- Polar bodies are produced during the maturation of the immature egg and are discarded by the body.
- Researchers introduced the polar bodies formed during the first cell division into oocytes without nuclear material to produce functional embryos.
- The process has the potential to double the number of mature eggs available for in vitro fertilization and thereby improve the success rate of the procedure.
at the Oregon Health & Science University and the Salk Institute for
Biological Studies found that polar bodies released from oocytes during
maturation can be used in the treatment of infertility in women. The study was
published in the Cell Stem Cell.
The polar body is formed during cell division of the immature egg cell called primary oocyte. During the cell division, two cells are formed with equal distribution of the genetic material in the nucleus, but in-equal distribution of the cytoplasm, the jelly-like substance that surrounds the nucleus. Therefore, two dissimilar cells are formed - the larger one is called the secondary oocyte, while the smaller cell is called the primary polar body. Both cells undergo a further cell division, the primary polar body divides into two polar bodies, while the secondary oocyte gives rise to the mature egg or mature ovum and another polar body. Thus, during the process of formation of a mature ovum from an immature egg, three polar bodies are formed. These polar bodies are later destroyed and are therefore of no use to the body.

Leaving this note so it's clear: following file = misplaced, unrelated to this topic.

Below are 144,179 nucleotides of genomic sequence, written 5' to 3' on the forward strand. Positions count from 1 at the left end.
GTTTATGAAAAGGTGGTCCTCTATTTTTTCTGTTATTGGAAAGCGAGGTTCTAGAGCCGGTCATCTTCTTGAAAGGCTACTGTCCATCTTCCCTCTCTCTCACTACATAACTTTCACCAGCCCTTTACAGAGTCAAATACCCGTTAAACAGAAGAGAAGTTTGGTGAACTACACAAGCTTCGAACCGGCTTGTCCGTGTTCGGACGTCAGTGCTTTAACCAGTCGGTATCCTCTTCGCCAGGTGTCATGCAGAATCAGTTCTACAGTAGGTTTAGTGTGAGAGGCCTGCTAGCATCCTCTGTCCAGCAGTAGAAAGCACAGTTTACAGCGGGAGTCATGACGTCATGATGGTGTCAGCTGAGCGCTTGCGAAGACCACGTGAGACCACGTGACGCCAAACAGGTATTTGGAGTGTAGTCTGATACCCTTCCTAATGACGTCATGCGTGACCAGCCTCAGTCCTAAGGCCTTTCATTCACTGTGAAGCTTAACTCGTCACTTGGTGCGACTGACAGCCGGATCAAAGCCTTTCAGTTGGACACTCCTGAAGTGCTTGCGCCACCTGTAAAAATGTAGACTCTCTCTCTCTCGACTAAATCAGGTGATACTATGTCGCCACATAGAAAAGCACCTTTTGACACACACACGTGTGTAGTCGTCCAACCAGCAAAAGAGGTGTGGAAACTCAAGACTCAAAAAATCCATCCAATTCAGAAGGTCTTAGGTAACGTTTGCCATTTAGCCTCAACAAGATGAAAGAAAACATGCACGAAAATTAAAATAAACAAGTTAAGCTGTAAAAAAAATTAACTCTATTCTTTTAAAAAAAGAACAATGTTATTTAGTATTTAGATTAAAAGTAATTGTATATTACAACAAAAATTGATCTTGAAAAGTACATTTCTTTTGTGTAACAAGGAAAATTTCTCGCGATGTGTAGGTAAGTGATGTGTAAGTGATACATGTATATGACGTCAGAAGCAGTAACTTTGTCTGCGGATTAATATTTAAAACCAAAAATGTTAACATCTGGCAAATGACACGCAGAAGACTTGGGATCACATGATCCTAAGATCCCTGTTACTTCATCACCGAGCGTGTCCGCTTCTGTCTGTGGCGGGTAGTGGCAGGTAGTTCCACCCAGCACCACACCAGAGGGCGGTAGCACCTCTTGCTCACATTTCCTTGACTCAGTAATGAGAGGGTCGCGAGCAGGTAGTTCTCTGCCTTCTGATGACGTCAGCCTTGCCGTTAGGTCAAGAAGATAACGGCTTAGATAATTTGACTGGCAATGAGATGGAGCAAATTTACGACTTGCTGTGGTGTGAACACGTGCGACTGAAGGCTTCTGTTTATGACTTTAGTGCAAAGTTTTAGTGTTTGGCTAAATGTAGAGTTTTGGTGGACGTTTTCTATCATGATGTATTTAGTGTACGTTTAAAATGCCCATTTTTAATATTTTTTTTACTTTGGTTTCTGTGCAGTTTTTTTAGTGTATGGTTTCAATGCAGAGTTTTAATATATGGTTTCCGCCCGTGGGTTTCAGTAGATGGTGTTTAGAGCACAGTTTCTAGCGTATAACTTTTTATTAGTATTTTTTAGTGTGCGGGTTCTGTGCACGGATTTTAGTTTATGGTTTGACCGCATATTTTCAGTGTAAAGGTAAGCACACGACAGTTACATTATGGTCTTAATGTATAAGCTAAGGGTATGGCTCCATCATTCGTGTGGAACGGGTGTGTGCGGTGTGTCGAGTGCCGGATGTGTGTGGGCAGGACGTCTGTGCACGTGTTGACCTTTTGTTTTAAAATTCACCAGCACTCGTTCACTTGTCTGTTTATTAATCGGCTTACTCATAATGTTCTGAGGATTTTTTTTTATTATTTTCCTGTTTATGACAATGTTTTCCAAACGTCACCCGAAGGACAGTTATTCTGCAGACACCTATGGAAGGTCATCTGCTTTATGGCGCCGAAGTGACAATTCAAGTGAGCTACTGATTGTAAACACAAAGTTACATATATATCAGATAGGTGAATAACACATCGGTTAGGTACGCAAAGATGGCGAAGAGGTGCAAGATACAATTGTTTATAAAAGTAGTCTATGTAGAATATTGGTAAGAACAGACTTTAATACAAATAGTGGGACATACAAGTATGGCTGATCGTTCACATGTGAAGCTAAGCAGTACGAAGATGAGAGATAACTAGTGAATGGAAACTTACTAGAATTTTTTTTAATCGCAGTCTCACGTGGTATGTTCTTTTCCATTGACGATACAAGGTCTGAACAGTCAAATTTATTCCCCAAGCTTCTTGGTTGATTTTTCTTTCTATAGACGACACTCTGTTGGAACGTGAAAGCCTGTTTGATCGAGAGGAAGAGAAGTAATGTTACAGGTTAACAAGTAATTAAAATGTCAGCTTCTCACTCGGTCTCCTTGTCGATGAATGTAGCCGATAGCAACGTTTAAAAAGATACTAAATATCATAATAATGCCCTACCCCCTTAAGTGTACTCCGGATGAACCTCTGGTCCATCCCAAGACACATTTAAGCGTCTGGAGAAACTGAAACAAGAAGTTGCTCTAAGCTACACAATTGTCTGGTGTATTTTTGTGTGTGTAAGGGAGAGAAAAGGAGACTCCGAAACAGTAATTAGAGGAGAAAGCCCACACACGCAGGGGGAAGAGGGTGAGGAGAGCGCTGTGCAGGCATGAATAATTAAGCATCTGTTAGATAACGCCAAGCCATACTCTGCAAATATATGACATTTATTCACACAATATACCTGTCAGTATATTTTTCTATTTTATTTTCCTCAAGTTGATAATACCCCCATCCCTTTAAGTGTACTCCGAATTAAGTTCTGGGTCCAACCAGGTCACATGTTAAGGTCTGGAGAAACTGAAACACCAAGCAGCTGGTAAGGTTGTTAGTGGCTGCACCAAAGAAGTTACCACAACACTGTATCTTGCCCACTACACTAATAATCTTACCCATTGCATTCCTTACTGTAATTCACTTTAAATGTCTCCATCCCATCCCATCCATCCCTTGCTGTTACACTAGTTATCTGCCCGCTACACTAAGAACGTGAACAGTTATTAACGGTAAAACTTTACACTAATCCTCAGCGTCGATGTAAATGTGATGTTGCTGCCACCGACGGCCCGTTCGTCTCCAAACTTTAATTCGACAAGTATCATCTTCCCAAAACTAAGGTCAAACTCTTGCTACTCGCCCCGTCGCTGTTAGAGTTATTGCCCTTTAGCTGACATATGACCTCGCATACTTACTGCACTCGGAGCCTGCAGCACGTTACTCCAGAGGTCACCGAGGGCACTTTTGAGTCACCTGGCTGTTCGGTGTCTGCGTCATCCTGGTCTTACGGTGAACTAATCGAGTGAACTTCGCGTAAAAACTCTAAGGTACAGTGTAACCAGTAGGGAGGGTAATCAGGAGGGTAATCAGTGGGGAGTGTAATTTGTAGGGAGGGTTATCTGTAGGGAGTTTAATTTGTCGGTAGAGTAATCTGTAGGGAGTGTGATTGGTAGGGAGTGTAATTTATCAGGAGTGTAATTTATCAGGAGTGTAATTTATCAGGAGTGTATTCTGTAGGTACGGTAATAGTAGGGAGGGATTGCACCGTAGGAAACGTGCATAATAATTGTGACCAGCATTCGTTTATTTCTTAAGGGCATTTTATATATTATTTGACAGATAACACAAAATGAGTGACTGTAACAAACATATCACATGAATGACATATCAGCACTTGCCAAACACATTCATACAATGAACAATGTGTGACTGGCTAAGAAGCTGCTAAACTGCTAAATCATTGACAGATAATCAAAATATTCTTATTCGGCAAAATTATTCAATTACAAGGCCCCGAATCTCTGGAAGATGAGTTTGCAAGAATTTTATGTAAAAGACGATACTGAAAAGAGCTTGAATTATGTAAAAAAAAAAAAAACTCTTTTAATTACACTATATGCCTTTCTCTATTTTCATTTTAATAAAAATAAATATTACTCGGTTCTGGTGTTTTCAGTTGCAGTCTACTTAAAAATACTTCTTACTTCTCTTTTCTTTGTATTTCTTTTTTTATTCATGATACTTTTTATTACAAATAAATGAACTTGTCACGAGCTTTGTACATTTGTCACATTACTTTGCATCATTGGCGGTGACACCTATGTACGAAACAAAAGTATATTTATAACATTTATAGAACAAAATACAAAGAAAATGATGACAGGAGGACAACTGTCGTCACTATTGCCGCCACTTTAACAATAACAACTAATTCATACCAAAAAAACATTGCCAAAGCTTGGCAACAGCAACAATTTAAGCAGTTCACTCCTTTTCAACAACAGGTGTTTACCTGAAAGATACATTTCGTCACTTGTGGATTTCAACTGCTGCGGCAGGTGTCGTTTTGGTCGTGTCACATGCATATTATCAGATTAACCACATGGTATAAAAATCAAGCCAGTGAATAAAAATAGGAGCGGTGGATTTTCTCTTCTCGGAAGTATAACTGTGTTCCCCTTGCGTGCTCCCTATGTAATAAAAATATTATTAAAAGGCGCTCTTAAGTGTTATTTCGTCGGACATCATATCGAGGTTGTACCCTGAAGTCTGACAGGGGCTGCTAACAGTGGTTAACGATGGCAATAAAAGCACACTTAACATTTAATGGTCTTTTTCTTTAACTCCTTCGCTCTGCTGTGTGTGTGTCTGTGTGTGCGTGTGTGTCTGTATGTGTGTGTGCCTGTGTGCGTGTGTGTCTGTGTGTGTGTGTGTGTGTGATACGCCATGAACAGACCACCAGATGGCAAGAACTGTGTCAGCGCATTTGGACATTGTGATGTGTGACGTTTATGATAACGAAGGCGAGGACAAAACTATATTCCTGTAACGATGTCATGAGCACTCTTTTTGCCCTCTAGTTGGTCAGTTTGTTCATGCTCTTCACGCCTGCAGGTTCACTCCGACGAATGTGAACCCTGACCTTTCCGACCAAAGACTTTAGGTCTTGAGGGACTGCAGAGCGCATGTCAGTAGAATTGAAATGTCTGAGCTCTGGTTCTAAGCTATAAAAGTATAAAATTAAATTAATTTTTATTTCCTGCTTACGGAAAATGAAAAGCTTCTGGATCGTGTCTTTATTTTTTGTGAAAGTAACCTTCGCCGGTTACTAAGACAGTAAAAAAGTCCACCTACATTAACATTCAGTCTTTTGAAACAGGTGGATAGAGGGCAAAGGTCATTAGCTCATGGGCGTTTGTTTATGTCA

Researchers investigated the use of polar bodies in the treatment of infertility. The research team took out the nucleus which contains the genetic material from a donor oocyte and introduced the first polar body genome obtained from a woman's developing oocyte.
The research is in its very initial phase, but if it progresses in the right direction, it may be a help to numerous women with infertility. Women who are particularly likely to benefit from this treatment are those who wish to get pregnant at an older age. Older women experience reduced fertility. This process could double the number of eggs produced for in vitro fertilization, and therefore increase the chances of having a baby.
This treatment could also be potentially useful in those women who have serious genetic diseases of the mitochondria that could interfere with the normal development of the baby.
Though it is a step forward in the treatment of fertility, this technique can be put into use only after it has been repeatedly tested and all the implications of the process have been understood.
- Ma H et al. Functional Human Oocytes Generated by Transfer of Polar Body Genomes. DOI: - (http://dx.doi.org/10.1016/j.stem.2016.10.001)